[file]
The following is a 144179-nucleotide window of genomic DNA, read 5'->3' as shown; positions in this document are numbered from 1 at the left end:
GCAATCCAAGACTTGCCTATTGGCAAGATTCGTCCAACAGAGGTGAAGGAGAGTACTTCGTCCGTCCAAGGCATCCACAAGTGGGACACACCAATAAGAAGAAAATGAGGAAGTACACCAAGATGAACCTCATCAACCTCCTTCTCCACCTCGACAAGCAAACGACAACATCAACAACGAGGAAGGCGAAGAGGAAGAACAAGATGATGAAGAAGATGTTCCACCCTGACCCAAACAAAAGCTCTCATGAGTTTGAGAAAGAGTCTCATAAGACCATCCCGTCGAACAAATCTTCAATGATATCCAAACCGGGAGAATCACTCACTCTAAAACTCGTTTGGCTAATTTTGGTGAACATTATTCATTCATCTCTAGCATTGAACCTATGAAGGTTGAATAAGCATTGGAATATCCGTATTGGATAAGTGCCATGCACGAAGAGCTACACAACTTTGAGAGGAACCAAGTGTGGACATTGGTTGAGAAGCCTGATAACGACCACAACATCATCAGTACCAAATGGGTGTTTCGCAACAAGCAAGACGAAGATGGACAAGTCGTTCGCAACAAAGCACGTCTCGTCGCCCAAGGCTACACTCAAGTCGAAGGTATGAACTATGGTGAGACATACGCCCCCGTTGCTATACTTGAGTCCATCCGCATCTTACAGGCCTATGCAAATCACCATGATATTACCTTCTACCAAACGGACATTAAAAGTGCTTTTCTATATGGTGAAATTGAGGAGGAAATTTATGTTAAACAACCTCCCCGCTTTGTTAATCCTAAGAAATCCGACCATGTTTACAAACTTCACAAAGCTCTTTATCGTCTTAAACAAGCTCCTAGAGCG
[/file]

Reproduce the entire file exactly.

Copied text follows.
The following is a 144179-nucleotide window of genomic DNA, read 5'->3' as shown; positions in this document are numbered from 1 at the left end:
GCAATCCAAGACTTGCCTATTGGCAAGATTCGTCCAACAGAGGTGAAGGAGAGTACTTCGTCCGTCCAAGGCATCCACAAGTGGGACACACCAATAAGAAGAAAATGAGGAAGTACACCAAGATGAACCTCATCAACCTCCTTCTCCACCTCGACAAGCAAACGACAACATCAACAACGAGGAAGGCGAAGAGGAAGAACAAGATGATGAAGAAGATGTTCCACCCTGACCCAAACAAAAGCTCTCATGAGTTTGAGAAAGAGTCTCATAAGACCATCCCGTCGAACAAATCTTCAATGATATCCAAACCGGGAGAATCACTCACTCTAAAACTCGTTTGGCTAATTTTGGTGAACATTATTCATTCATCTCTAGCATTGAACCTATGAAGGTTGAATAAGCATTGGAATATCCGTATTGGATAAGTGCCATGCACGAAGAGCTACACAACTTTGAGAGGAACCAAGTGTGGACATTGGTTGAGAAGCCTGATAACGACCACAACATCATCAGTACCAAATGGGTGTTTCGCAACAAGCAAGACGAAGATGGACAAGTCGTTCGCAACAAAGCACGTCTCGTCGCCCAAGGCTACACTCAAGTCGAAGGTATGAACTATGGTGAGACATACGCCCCCGTTGCTATACTTGAGTCCATCCGCATCTTACAGGCCTATGCAAATCACCATGATATTACCTTCTACCAAACGGACATTAAAAGTGCTTTTCTATATGGTGAAATTGAGGAGGAAATTTATGTTAAACAACCTCCCCGCTTTGTTAATCCTAAGAAATCCGACCATGTTTACAAACTTCACAAAGCTCTTTATCGTCTTAAACAAGCTCCTAGAGCG